Friday, January 21, 2005


Matt Haughey of PVRblog has a good post up about how ridiculous notions of IP in the digital age are really stifling innovation.

Lawsuits are killing innovation. It's a common story in the world of technology. Any time a company produces a disruptive technology that does something cool, they have to have a legal department that is bigger than their engineering unit to survive, and that sucks for business, sucks for customers, and sucks for the technology industry. I work around lawyers all day and I wish this was a bigger issue with the public.

Anything that helps customers enjoy TV, movies, or music is a target for lawsuits. We saw it with the Rio mp3 player (what, exactly, was illegal about playing a mp3 on a portable player?). We saw it with ReplayTV and TiVo. We see it in the entire DVD region-coding disaster that gets region-free players pulled from the US Market. The content company dinosaurs are so wed to their antiquated business models that they'll send off their legal department to attack at the slightest provocation (this includes imagined potential profit losses).

At this point, TiVo has a lot of customers and a lot of supporters in the US. I believe if anything, they need to move more of their resources into technology innovation and damn the torpedoes -- continue to make technology that makes customers happy, regardless of what Hollywood thinks. I believe if there is a concerted effort by the content industry to kill TiVo, it would not be successful like it was with ReplayTV, as there are just too many (happy, well-off, voting) TiVo customers to grapple with, much less the court of opinion that rarely goes to Hollywood's advantage.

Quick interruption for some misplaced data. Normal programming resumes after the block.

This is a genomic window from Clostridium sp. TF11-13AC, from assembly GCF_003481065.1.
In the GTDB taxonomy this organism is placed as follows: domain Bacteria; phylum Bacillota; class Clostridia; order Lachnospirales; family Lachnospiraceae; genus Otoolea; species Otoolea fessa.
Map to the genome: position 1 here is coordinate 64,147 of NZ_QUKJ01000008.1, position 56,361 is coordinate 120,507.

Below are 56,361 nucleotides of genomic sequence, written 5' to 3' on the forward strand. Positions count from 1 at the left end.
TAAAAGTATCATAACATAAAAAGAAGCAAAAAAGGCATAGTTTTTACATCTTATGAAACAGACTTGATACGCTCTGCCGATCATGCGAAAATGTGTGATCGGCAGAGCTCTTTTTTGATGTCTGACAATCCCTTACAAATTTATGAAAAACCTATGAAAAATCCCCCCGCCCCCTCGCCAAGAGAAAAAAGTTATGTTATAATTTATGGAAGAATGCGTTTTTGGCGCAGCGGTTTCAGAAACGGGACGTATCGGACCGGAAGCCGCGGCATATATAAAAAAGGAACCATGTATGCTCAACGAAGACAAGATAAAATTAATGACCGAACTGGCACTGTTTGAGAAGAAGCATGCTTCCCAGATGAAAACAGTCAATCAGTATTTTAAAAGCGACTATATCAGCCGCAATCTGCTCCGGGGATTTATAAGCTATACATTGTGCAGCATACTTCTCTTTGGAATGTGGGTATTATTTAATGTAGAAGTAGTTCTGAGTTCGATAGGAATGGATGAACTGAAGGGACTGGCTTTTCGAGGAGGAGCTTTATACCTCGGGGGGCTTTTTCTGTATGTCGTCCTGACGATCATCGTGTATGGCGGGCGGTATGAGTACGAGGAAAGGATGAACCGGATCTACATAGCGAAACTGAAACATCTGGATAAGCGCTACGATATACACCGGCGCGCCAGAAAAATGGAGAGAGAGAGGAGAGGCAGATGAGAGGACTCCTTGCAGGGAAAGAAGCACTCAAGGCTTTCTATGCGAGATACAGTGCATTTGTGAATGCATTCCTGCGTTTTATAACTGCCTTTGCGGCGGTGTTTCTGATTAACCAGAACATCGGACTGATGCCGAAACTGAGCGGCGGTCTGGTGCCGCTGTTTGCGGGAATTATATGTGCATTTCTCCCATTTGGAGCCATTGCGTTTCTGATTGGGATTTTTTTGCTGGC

TiVo, every day it's looks more and more like you're finally on the ropes, but it's time to start fighting back.

Agreed. And, all the technology companies involved in this stuff should find ways to band together and present a united front, mobilizing some of their happy customers on their behalf as well.

One of the most ridiculous "features" that many (all?) mp3 player manufacturers have is that they prevent you from uploading mp3s from them back to a computer. This is an incredibly annoying feature, which of course does absolutely nothing to prevent illegal piracy. I mean, you can pass the things around on USB thumb drives or burn them to CD or email them or whatever. MP3 players basically are USB thumb drives with a bit of software and an earphone jack.

At this point, if I were, say, Apple, I'd be just daring the industry to go after me on something like that. Just pull it out of the next firmware release and see what they do.